Epidemiology of Diabetes and Diabetes-Related Complications
ABSTRACT In 2005, it was estimated that more than 20 million people in the United States had diabetes. Approximately 30% of these people had undiagnosed cases. Increased risk for diabetes is primarily associated with age, ethnicity, family history of diabetes, smoking, obesity, and physical inactivity. Diabetes-related complications--including cardiovascular disease, kidney disease, neuropathy, blindness, and lower-extremity amputation--are a significant cause of increased morbidity and mortality among people with diabetes, and result in a heavy economic burden on the US health care system. With advances in treatment for diabetes and its associated complications, people with diabetes are living longer with their condition. This longer life span will contribute to further increases in the morbidity associated with diabetes, primarily in elderly people and in minority racial or ethnic groups. In 2050, the number of people in the United States with diagnosed diabetes is estimated to grow to 48.3 million. RESULTS: from randomized controlled trials provide evidence that intensive lifestyle interventions can prevent or delay the onset of diabetes in high-risk individuals. In addition, adequate and sustained control of blood sugar levels, blood pressure, and blood lipid levels can prevent or delay the onset of diabetes-related complications in people with diabetes. Effective interventions, at both the individual and population levels, are desperately needed to slow the diabetes epidemic and reduce diabetes-related complications in the United States. This report describes the current diabetes epidemic and the health and economic impact of diabetes complications on individuals and on the health care system. The report also provides suggestions by which the epidemic can be curbed.
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ABSTRACT: Studies have shown that diabetes mellitus disproportionately afflicts persons of low socioeconomic status and that the burden of disease is greatest among the disadvantaged. However, our understanding of educational differences in the control of diabetes and its impact on survival is limited. This study investigated the associations among education, hemoglobin A1c (HbA1c), and subsequent mortality in adults with diabetes.Diabetes Research and Clinical Practice 01/2015; 107(3). DOI:10.1016/j.diabres.2014.12.013 · 2.54 Impact Factor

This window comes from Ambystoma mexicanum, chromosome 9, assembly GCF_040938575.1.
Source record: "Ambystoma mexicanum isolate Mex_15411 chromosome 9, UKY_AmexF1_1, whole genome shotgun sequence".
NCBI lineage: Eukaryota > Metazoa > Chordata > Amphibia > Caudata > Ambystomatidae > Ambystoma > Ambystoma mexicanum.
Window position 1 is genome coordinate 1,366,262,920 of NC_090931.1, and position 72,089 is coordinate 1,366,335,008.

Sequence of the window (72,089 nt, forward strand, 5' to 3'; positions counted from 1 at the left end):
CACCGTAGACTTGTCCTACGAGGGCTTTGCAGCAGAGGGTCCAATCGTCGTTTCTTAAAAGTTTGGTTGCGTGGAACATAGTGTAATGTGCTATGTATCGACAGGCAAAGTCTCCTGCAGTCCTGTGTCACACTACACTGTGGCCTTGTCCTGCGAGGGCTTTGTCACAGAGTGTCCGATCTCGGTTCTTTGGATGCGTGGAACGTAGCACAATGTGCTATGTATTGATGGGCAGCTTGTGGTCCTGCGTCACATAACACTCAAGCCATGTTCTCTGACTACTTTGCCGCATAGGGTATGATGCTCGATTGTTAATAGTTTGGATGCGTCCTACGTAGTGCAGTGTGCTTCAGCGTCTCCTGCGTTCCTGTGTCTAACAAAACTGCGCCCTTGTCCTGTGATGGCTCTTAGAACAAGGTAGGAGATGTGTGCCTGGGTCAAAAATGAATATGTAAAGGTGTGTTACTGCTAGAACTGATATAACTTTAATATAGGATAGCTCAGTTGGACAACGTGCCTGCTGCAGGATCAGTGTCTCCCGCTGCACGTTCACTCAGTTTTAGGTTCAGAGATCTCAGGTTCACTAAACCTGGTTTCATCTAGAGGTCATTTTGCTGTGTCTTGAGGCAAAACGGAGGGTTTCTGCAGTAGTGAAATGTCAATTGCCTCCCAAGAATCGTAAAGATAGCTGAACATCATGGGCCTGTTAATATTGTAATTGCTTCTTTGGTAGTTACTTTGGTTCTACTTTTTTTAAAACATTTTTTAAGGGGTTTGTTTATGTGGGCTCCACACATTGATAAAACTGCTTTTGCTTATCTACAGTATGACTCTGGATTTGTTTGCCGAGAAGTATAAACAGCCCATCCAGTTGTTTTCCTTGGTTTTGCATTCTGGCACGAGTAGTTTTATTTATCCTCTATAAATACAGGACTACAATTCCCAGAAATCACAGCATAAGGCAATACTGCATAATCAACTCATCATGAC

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ABSTRACT: Aim S.AGES is a multicenter prospective cohort study of non-institutionalized patients aged 65 and over with atrial fibrillation, type 2 diabetes or chronic pain. Its objective is to describe the medical management in primary care. This article presents the baseline characteristics of subjects in the diabetes subcohort and compares the results to those from cohorts of older diabetic patients. Methods From April 2009 to June 2011, 983 patients were included in the diabetes subcohort by 213 primary care providers. Demographic data, geriatric parameters and the history, characteristics and treatment of the diabetes were recorded at baseline. Results The mean age was 76.7 ± 5.9 years. Most patients were living independently, with no cognitive impairment and in relatively good health. The duration of diabetes was 11.3 ± 8.7 years with average HbA1c of 6.9 ± 1.0%. 20% of patients had macrovascular disease, 33% renal failure, 14.6% ocular complication and 7.1% neuropathy. The first-line antidiabetic treatment was metformin (61.2%) and 18% of patients had used insulin. Treatment intensified with the worsening of diabetic symptoms. When compared to those from French and North American cohorts, the results showed increased complications and use of insulin with age, disease duration and severity. Conclusion Due to the method of recruitment, S.AGES patients were generally healthy with well-controlled diabetes. However, the results were consistent with those from other cohorts. Three-year follow-up is expected to study the management of diabetic patients aged 65 and over in primary care.Primary Care Diabetes 07/2014; DOI:10.1016/j.pcd.2014.07.004 · 1.29 Impact Factor
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ABSTRACT: The effects of a polyherbal mixture containing Allium sativum, Cinnamomum zeylanicum, Citrullus colocynthis, Juglans regia, Nigella sativa, Olea europaea, Punica granatum, Salvia officinalis, Teucrium polium, Trigonella foenum, Urtica dioica, and Vaccinium arctostaphylos were tested on biochemical parameters in diabetic rats. The animals were randomized into three groups: (1) normal control, (2) diabetic control, and (3) diabetic rats which received diet containing 15% (w/w) of this mixture for 4 weeks. Diabetes was induced by intraperitoneal injection of streptozotocin (55 mg/kg). At the end of experiment, the mixture had no significant effect on serum hepatic enzymes, aspartate aminotransferase, and alanine aminotransferase activities. However, the level of fasting blood glucose, water intake, and urine output in treated group was lower than that in diabetic control rats (P < 0.01). Also, the levels of triglyceride and total cholesterol in polyherbal mixture treated rats were significantly lower than those in diabetic control group (P < 0.05). Our results demonstrated that this polyherbal mixture has beneficial effects on blood glucose and lipid profile and it has the potential to be used as a dietary supplement for the management of diabetes.12/2013; 2013:675759. DOI:10.1155/2013/675759